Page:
C-5 0 to 4% 0 to 20% 0 to 20%

C-6 0 to 6% 0 to 25% 0 to 25%

C-7 0 to 4% 0 to 25% 0 to 25%

C-8 0 to 4% 0 to 30% 0 to 30%

T-1 0 to 4% 0 to 15% 0 to 15%

L-3 0 to 4% 0 to 15% 0 to 15%

L-4 0 to 4% 0 to 15% 0 to 15%

L-5 0 to 4% 0 to 25% 0 to 25%

S-1 0 to 4% 0 to 15% 0 to 15%

(b) Impairment resulting from injury to the brachial plexus
— Total impairment (sensory and motor): – 0 to 70%

Loss of function Loss of function Loss of function
through sensory through motor through sensory and
impairment impairment motor impairment

Superior trunk
(C-5 C-6 Erb-Duchenne
paralysis) 0 to 20% 0 to 50% 0 to 50%

Middle trunk (C-7) 0 to 4% 0 to 25% 0 to 30%

Inferior trunk
(C-8 T-1 Klumpke-
Déjerine syndrome) 0 to 15% 0 to 50% 0 to 50%

(c) Impairment caused by injury to a spinal nerve and affecting the head and neck

Injured nerve Loss of function Loss of function Loss of function
through sensory through motor through sensory and
impairment impairment motor impairment

Greater occipital 0 to 5% 0% 0 to 5%

Lesser occipital 0 to 3% 0% 0 to 3%

Great auricular
C-2, C-3 0 to 3% 0% 0 to 3%

Spinal accessory 0% 0 to 10% 0 to 10%

(d) Impairment of peripheral spinal nerves affecting an upper extremity

Injured nerve Loss of function Loss of function Loss of function
through sensory through motor through sensory and
impairment impairment motor impairment

– Anterior thoracic 0% 0 to 4% 0 to 4%

– Circumflex (axillaris) 0 to 4% 0 to 25% 0 to 25%

– Dorsal nerve of scapula 0% 0 to 4% 0 to 4%

– Long thoracic 0% 0 to 10% 0 to 10%

– Medial cutaneous nerve
of arm (cutaneus
brachii medialis) 0 to 3% 0% 0 to 3%

– Medial cutaneous nerve
of forearm (cutaneus
antebrachii medialis) 0 to 3% 0% 0 to 3%

– Median, above middle
forearm 0 to 30% 0 to 40% 0 to 45%

– Median, below middle
forearm 0 to 30% 0 to 25% 0 to 30%

– Musculocutaneous 0 to 4% 0 to 15% 0 to 15%

– Radial (triceps lost) 0 to 4% 0 to 35% 0 to 35%

– Radial
(triceps not lost) 0 to 4% 0 to 25% 0 to 25%

– Upper and lower nerves
of the subscapularis
and teres major
(subscapularis) 0% 0 to 4% 0 to 4%

– Suprascapularis 0 to 4% 0 to 10% 0 to 12%

– Thoracodorsal 0% 0 to 7% 0 to 7%

– Ulnar, above middle
forearm 0 to 7% 0 to 25% 0 to 25%

– Ulnar, below middle
forearm 0 to 7% 0 to 15% 0 to 20%
(e) Impairment of a unilateral nerve affecting the inguinal region

Injured nerve Loss of function through sensory impairment

— Iliohypograstric 0 to 3%

— Ilioinguinal 0 to 5%

(f) Impairment caused by spinal nerve injury affecting lower extremities

Injured nerve Loss of function Loss of function Loss of function
through sensory through motor through sensory and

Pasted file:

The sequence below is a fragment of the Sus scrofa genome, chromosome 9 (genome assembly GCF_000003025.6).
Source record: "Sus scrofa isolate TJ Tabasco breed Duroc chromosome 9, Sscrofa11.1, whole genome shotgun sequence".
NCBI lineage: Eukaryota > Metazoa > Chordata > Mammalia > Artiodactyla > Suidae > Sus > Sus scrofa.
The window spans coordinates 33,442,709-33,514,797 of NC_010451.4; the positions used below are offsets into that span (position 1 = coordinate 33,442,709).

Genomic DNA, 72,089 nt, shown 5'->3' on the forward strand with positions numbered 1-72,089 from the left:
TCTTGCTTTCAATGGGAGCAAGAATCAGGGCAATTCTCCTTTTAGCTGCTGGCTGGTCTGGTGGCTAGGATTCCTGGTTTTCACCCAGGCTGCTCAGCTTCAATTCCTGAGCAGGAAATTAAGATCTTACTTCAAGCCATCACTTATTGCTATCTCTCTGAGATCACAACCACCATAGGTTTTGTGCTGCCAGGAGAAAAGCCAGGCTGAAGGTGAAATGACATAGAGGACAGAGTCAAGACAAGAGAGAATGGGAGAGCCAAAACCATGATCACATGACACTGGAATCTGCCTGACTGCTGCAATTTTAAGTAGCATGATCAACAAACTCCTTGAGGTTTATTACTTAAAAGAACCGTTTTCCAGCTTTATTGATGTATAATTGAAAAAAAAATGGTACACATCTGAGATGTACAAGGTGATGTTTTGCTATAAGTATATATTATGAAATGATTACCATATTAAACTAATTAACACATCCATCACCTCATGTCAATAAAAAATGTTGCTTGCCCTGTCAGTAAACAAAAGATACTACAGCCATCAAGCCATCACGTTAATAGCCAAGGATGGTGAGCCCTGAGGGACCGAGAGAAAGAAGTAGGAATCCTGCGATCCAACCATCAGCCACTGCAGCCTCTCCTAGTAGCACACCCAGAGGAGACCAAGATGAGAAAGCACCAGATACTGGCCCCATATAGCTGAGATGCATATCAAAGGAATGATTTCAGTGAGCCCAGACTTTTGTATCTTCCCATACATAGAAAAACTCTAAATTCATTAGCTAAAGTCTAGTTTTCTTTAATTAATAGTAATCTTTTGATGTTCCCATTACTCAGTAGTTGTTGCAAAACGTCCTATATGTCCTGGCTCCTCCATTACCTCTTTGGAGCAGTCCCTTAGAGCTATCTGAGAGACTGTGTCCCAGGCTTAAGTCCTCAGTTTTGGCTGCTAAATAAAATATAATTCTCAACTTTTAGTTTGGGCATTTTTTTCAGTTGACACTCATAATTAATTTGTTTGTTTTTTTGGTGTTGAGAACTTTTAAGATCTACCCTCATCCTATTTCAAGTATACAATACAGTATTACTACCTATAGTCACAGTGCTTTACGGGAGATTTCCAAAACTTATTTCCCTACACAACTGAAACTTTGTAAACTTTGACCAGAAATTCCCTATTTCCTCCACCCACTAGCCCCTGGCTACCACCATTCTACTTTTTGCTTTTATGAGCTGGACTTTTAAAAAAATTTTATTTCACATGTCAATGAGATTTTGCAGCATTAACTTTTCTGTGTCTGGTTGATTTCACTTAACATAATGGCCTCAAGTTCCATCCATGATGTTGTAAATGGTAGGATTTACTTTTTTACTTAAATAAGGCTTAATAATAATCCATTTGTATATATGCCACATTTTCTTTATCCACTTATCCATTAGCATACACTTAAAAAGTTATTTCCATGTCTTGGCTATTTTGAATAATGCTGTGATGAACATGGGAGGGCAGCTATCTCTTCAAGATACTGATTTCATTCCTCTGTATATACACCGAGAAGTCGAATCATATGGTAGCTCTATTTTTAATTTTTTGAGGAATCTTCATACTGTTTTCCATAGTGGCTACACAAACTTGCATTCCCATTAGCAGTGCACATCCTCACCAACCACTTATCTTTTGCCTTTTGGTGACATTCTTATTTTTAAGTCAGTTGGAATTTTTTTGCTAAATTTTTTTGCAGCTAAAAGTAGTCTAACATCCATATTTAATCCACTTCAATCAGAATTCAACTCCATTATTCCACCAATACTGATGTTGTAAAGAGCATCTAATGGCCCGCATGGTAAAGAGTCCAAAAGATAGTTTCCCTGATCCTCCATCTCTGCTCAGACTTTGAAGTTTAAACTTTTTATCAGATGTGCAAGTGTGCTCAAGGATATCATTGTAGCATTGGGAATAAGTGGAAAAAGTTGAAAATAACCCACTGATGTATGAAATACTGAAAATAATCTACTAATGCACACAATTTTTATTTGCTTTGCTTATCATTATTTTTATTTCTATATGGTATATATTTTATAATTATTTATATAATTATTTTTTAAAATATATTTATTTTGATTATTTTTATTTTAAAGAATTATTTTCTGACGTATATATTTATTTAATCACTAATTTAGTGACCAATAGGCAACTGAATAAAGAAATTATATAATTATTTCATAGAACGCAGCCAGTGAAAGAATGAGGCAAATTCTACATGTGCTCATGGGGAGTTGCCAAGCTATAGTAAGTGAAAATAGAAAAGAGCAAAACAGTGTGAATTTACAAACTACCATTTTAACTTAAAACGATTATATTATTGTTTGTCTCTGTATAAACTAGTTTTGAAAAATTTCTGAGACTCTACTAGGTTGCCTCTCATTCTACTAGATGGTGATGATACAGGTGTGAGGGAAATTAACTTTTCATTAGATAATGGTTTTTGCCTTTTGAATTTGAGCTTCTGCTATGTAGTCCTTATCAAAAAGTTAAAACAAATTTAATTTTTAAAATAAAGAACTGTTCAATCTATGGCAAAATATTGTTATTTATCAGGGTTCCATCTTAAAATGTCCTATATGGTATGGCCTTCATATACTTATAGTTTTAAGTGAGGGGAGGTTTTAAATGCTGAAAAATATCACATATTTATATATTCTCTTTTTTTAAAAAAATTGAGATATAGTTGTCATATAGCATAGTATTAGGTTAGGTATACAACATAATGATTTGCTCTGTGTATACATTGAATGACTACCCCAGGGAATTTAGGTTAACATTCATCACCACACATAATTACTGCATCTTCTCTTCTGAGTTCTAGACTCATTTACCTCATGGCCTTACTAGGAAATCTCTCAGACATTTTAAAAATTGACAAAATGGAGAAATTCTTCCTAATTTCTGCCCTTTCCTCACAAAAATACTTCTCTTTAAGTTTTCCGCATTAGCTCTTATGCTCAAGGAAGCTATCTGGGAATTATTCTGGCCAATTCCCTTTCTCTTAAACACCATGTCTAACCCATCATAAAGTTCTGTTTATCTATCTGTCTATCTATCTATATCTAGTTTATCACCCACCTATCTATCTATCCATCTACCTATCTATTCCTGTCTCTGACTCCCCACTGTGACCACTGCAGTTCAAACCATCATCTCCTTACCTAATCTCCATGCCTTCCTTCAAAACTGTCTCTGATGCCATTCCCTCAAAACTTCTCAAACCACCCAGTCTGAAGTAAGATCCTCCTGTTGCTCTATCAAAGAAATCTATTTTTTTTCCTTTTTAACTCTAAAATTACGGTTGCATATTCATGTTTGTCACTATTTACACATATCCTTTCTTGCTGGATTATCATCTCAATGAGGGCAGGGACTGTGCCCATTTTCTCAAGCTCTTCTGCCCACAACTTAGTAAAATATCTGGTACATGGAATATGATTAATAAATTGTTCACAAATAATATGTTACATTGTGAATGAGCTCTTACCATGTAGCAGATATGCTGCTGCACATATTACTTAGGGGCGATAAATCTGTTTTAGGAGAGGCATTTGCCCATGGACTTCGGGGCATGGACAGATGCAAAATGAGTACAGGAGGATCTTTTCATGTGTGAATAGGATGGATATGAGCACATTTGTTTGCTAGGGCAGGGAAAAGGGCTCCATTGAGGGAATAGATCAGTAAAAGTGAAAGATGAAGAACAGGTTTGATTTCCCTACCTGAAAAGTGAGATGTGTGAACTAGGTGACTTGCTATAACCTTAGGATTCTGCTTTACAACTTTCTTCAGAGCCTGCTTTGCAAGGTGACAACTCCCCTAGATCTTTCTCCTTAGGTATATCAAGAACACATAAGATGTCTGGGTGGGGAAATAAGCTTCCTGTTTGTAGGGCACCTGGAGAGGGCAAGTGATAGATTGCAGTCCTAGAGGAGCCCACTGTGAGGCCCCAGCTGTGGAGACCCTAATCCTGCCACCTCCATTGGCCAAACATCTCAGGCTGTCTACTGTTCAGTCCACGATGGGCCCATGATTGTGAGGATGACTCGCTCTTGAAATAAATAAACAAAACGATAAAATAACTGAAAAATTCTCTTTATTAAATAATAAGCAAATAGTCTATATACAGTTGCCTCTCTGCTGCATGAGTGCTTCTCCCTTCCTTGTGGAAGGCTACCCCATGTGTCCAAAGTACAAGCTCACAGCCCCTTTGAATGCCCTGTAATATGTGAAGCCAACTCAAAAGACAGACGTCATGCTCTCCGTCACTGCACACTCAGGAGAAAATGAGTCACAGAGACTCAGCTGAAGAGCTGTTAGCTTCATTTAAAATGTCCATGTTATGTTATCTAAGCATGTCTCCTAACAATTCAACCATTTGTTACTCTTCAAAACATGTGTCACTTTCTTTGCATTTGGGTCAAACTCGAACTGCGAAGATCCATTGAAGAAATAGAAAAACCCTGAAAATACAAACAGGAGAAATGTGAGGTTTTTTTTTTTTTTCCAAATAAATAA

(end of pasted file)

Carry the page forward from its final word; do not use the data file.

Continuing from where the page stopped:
impairment impairment motor impairment

– Femoral 0 to 3% 0 to 20% 0 to 20%

– Genitofemoral 0 to 3% 0% 0 to 3%

– Inferior gluteal 0% 0 to 10% 0 to 10%

– Lateral cutaneous
nerve of thigh
(cutaneus femoris
lateralis) 0 to 4% 0% 0 to 4%

– Obturator nerve,
nerve of the internal
obturator muscle, of
the pyramidal muscle,
of the quadrate muscle
of the thigh and of the
superior gemellus muscle 0% 0 to 7% 0 to 7%

– Posterior cutaneous nerve
of the thigh 0 to 2% 0% 0 to 2%

– Superior gluteal 0% 0 to 10% 0 to 10%

– Large sciatic, above
branches to ischiotibial
muscles 0 to 20% 0 to 45% 0 to 50%

– Common peroneal 0 to 2% 0 to 18% 0 to 20%

i. deep peroneal
(peroneus profondus),
above mid-leg 0% 0 to 12% 0 to 12%

below mid-leg 0% 0 to 3% 0 to 3%

ii. superficial peroneal
(peroneus superficialis) 0 to 3% 0 to 5% 0 to 7%

– Internal popliteal nerve

i. above knee 0 to 7% 0 to 18% 0 to 20%

ii. tibial, posterior

(a) in the upper third
of leg 0 to 7% 0 to 12% 0 to 12%

(b) at mid-calf level 0 to 7% 0 to 7% 0 to 10%

iii. medial plantar
(medial plantaris) 0 to 2% 0 to 3% 0 to 4%

iv. lateral plantar
(lateral plantaris) 0 to 2% 0 to 3% 0 to 4%

v. external sapheneous
(cutaneus sural) 0 to 2% 0% 0 to 2%

(concerning the fields of dental, neurological, otorhinolarynological, ophthalmological and plastic surgery)
(a) mutilations
— loss of both upper maxillae, with loss of dental arch, hard palate and nasal bone structure: – 30 to 80%
— loss of mandible, including the entirety of its dental portion: – 50 to 80%
— loss of one upper maxilla with bucconasal fistula and more or less extensive loss of mandibular arch tissue: – 40 to 75%
— loss of a single upper maxilla, with retention of the other one and of the mandibular arch: – 20 to 40%
(b) loss of tissue, pseudarthrosis, malunion
— maxilla
i. pseudarthrosis
— great mobility of the entire maxilla (transverse facial fracture), masticatory problems (including impairment percentage for teeth): – 10 to 40%
— malunion with mobility of a more or less extensive part of the maxilla, the remainder remaining fixed; according to the size of the mobile part and the possibility of mastication or of a prosthesis (including impairment percentage for teeth): – 5 to 25%
— loss of tissue from the hard and soft palate, or from the hard palate only with large bucconasal or buccosinusal fistula, both mutilations being the cause of similar problems (disorders of speech and deglutition): – 10 to 30%
— loss of tissue from the hard palate, involving the dental arch, possibility of prothesis: – 3 to 7%
— partial loss of tissue from the dental arch, no possibility of a functional and adequate prosthesis (increases impairment percentage for teeth: – 0 to 5%
ii. malunion
— any deviation that causes serious difficulty in dental articulation (false retrognathia, laterodeviation); no possibility of a prosthesis (including impairment percentage for teeth): – 10 to 20%